Same idea as Sunday - today's date if it's that day of the week, or the most recent day that is that day of the week.

Last Month End

The last calendar month end

Last Quarter End

The end day of the last quarter that has already passed, within the current working year

Last Fiscal Quarter End

The end day of the last fiscal quarter that has already passed (used if your fiscal year is different from the calendar year)

 

Fiscal Years

 

There are actually two cases for fiscal years in DONATION.

 

1.Users in Canada or the U.S.A. always have their working year in the program being a calendar year, but can set a fiscal year in Maintenance Organization Info. For those users, there is a FISCAL YEAR REPORTS section in the Report Browser (and Fiscal Year sub-menu in the main Reports menu). It would only be for those Fiscal Year reports that the DateRange and Date arguments that include the word "Fiscal" would normally be appropriate.
 
It's important to note that "This Fiscal Year" means the fiscal year which ends on a day in the current year, which may not include today's date! See Fiscal Years in DONATION for more details. Because of this, some of the named date ranges and named dates may not work if you are scripting Fiscal Year reports, and today's date is after the end of what the program considers to be the current fiscal year, because they will calculate out to date ranges that are not allowed.
 

2.Users in some other countries (we are specifically aware of Australia, New Zealand and England) have data-entry and receipting years different from the calendar years. In those countries, regular reports work on their fiscal years, and there are no special Fiscal Year reports listed. In those cases, the regular named DateRange and Date arguments should be used, not the ones including the word "Fiscal", and they will automatically calculate the correct dates. See Using Fiscal Year Data Entry and Receipting for more details.

 

Categories

 

Many reports also prompt for a donation category, and thus would have a Category= argument in their RunReport or RunMemorizedReport script line. That can be whatever is on the Category drop-down list seen when you run those reports, namely "All", or any of your donation categories.

 

PrintReport

 

This command is simple, just:

 

PrintReport()

 

It always prints to your default printer, with no prompting. You must have done a RunReport or RunMemorizedReport before you can do a PrintReport.

 

FilterReport

 

This allows you to add a Filter to the previous report that has been run with RunReport or RunMemorizedReport. In many cases this would not be necessary, because you could have instead memorized a report that already had your desired filter added, and used that.

 

Some cases where you would use this command would be when you don't want to bother memorizing a standard report, that you want to use in a script with a filter added, or cases when you want to run one report, then filter it in several different ways and then do things with those multiple filtered reports (like print them, save them, or email them).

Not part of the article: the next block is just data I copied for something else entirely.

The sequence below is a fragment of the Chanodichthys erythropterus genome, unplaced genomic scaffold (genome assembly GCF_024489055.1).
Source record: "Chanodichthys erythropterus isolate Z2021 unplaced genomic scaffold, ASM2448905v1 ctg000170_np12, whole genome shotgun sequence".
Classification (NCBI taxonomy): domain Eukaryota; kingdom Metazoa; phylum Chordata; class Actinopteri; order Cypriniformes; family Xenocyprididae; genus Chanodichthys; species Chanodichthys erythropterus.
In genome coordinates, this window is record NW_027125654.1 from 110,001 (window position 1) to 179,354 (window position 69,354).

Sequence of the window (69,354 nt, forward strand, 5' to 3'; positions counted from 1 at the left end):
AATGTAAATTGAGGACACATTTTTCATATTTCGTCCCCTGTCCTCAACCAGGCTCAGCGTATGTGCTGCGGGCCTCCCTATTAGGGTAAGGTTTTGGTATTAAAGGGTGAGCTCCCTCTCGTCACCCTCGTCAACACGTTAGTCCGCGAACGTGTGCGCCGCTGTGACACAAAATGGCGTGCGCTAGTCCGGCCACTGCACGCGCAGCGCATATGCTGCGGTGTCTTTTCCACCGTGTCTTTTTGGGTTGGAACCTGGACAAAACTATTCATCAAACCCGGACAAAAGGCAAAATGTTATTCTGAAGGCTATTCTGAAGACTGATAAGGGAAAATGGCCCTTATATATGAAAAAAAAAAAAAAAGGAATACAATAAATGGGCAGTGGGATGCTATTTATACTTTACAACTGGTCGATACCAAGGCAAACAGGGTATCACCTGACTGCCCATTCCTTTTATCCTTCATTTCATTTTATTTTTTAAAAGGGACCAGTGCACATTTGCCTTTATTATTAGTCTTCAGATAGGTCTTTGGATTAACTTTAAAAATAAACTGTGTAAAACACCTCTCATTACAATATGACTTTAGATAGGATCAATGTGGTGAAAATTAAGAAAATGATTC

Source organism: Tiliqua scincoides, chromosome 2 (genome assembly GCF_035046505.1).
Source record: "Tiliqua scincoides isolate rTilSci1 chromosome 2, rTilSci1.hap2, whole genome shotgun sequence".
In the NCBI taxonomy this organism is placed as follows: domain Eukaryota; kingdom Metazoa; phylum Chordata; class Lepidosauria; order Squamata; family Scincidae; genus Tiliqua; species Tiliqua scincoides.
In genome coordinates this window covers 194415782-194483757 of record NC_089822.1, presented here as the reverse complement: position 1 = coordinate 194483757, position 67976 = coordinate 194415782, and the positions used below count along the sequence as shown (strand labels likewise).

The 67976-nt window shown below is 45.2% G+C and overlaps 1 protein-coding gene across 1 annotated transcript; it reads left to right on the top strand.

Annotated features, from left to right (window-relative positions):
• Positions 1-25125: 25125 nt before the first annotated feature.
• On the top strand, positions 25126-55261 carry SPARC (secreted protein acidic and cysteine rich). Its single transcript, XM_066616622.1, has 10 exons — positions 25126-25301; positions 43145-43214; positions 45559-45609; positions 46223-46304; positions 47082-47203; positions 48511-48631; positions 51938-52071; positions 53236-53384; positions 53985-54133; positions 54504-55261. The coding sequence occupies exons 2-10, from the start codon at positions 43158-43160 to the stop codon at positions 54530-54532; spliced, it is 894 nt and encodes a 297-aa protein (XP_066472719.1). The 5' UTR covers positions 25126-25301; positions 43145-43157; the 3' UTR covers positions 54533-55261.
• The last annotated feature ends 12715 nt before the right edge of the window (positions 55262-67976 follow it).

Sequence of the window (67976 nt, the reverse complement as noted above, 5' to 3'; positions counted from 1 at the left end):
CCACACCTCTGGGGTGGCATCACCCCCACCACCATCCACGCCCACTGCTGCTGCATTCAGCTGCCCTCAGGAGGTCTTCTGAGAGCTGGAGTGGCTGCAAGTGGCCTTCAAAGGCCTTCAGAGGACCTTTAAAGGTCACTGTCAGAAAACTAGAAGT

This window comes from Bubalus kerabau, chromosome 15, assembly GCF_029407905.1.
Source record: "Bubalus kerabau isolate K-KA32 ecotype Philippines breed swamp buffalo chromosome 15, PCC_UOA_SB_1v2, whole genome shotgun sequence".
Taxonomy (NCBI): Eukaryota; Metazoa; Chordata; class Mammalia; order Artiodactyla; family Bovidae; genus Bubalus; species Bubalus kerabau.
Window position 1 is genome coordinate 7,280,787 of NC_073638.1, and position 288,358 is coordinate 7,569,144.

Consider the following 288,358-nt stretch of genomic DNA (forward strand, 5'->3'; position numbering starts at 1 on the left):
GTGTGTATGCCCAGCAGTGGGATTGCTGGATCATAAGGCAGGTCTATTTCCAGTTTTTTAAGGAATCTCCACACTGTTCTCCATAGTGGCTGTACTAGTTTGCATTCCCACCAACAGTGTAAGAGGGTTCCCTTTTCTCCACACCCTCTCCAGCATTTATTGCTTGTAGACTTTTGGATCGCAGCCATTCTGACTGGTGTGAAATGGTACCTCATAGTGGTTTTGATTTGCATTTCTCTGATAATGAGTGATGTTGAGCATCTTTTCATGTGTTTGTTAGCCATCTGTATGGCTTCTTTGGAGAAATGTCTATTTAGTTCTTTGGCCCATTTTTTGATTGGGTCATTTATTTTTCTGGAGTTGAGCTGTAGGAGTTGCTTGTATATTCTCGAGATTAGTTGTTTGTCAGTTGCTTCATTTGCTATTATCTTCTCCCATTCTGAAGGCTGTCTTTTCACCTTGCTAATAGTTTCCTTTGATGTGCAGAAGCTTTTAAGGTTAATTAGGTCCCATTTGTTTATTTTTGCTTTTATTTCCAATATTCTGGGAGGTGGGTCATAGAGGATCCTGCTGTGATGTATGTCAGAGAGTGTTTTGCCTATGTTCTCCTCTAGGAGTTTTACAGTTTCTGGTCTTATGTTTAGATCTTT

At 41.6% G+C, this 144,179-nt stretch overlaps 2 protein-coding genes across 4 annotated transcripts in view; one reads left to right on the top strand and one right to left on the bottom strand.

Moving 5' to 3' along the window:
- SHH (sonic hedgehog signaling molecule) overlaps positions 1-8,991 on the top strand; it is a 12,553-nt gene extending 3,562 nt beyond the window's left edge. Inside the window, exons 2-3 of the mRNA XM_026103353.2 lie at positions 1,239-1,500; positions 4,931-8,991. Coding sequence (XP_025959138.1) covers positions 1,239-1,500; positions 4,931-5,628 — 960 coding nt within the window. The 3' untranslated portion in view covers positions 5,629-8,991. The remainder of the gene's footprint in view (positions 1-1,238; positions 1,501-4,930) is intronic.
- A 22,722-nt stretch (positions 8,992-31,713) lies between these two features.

The format is:

 

FilterReport(Criteria=...)

 

What you fill in to replace the "..." is the technical filter expression that you can see in the Simple Filter window's Output Filter Criteria area. You can also click the Advanced button in the Simple Filter window to get to the Advanced Filter window. In that window, the criteria are shown in the Filter Criteria editing area, and you can copy and paste out of there into your script.

 

Here's a simple example, for use following RunReport(Name=Donor Reports -> Addresses). That report actually has a number of hidden fields that you can filter on, including the two donor Category fields, and the 6 Other Info fields. Suppose your Donor Category 1 has values including "Member" and you want to restrict that report to only the members. Use:

 

FilterReport(Criteria=(category1 = 'Member'))

 

In this example, although the Advanced Filter window that we copied the Criteria value out of put parentheses around the criteria that were pasted into this script line, they aren't necessary, so the following would also work:

 

FilterReport(Criteria=category1 = 'Member')

 

You will note that it's OK to have another equals sign in the value follow "Criteria=".

 

Here's a more complicated example, for use following RunReport(Name=Donor Reports -> Addresses):

 

FilterReport(Criteria=(addr2 like '%Toronto%') Or (addr3 like '%Toronto%'))

 

That restricts the report to only people whose Address Line 2 or Address Line 3 contains "Toronto" within them.

 

SortReport

 

Like FilterReport, this will often not be necessary, because you could have a memorized report that already had your desired sort added, and used that.

 

If you do need to use this for some reason, you will need to determine a technical sort expression to use in the script command.

 

To do that, first run the report normally, and use the Sort button and sort window to specify your desired sort order. Then click the Details ... button in that window. That will display the internal technical sort expression used in the program, which is also used in the script command. It also copies it into the Windows clipboard, so you can then paste it into a script that you are editing, with Ctrl+V.

 

To repeat the example from the sort window Help topic, suppose we are running the Reports ⇒ Donation ⇒ All Donations ⇒ Sort by Name report, using RunReport(Name=Donation Reports -> All Donations -> Sort by Name, DateRange=... Category=...) and we want to change it to be sorted by Amount. Make that change in the sort widow as described in that Help topic, then in that window click Details ..., which will put the desired sort order into the clipboard, allowing you to complete this script line: